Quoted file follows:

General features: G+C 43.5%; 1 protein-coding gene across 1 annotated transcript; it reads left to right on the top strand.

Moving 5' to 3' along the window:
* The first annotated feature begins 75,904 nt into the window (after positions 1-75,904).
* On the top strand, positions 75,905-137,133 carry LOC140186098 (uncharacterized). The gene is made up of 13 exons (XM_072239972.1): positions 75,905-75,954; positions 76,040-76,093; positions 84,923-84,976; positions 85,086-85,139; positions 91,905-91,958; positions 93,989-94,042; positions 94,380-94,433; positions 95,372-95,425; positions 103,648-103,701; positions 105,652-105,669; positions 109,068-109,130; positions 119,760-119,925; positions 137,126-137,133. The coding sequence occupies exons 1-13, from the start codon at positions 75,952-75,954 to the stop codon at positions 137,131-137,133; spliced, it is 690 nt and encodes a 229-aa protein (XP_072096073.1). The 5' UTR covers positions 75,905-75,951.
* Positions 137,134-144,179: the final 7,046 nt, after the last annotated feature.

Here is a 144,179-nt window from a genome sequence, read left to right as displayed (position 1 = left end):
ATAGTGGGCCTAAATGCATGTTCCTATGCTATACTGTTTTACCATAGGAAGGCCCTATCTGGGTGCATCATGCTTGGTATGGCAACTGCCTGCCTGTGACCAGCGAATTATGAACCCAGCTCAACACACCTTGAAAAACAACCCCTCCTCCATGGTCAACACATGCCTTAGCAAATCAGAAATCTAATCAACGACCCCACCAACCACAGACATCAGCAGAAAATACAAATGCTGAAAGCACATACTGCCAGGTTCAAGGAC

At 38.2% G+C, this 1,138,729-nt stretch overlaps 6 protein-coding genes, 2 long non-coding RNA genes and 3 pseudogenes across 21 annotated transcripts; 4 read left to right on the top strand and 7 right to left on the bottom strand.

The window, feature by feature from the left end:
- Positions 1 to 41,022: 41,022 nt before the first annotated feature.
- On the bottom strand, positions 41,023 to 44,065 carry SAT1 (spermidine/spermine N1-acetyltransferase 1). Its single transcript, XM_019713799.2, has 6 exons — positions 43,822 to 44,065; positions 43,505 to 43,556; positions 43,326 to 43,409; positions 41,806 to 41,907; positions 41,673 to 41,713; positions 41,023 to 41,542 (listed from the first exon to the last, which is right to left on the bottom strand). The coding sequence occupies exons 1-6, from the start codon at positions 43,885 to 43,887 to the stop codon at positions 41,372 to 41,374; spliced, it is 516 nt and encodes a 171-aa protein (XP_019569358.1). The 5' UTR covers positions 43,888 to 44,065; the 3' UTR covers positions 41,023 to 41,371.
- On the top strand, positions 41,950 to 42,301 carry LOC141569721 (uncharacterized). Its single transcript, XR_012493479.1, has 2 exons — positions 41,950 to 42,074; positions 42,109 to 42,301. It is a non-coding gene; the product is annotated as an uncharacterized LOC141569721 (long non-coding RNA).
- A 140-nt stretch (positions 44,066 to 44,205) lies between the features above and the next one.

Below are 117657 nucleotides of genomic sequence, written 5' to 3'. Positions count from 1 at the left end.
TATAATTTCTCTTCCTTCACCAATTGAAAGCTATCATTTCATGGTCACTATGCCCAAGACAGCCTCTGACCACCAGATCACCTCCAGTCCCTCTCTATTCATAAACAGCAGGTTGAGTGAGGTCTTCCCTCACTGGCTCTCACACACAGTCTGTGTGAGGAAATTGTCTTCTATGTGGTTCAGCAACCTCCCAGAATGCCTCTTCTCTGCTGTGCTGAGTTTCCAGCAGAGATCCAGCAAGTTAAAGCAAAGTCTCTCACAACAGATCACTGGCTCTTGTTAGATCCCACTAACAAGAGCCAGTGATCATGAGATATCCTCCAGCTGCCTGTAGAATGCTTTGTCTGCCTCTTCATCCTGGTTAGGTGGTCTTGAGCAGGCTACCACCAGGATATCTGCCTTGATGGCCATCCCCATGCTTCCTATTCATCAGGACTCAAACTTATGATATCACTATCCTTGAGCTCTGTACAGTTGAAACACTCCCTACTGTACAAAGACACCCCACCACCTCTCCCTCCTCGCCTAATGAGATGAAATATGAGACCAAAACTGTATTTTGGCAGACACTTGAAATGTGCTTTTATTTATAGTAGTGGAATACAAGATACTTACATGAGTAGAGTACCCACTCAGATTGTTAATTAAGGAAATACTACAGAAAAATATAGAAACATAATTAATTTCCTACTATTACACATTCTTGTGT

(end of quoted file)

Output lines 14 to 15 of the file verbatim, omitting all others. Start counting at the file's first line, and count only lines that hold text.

Below are 117657 nucleotides of genomic sequence, written 5' to 3'. Positions count from 1 at the left end.
TATAATTTCTCTTCCTTCACCAATTGAAAGCTATCATTTCATGGTCACTATGCCCAAGACAGCCTCTGACCACCAGATCACCTCCAGTCCCTCTCTATTCATAAACAGCAGGTTGAGTGAGGTCTTCCCTCACTGGCTCTCACACACAGTCTGTGTGAGGAAATTGTCTTCTATGTGGTTCAGCAACCTCCCAGAATGCCTCTTCTCTGCTGTGCTGAGTTTCCAGCAGAGATCCAGCAAGTTAAAGCAAAGTCTCTCACAACAGATCACTGGCTCTTGTTAGATCCCACTAACAAGAGCCAGTGATCATGAGATATCCTCCAGCTGCCTGTAGAATGCTTTGTCTGCCTCTTCATCCTGGTTAGGTGGTCTTGAGCAGGCTACCACCAGGATATCTGCCTTGATGGCCATCCCCATGCTTCCTATTCATCAGGACTCAAACTTATGATATCACTATCCTTGAGCTCTGTACAGTTGAAACACTCCCTACTGTACAAAGACACCCCACCACCTCTCCCTCCTCGCCTAATGAGATGAAATATGAGACCAAAACTGTATTTTGGCAGACACTTGAAATGTGCTTTTATTTATAGTAGTGGAATACAAGATACTTACATGAGTAGAGTACCCACTCAGATTGTTAATTAAGGAAATACTACAGAAAAATATAGAAACATAATTAATTTCCTACTATTACACATTCTTGTGT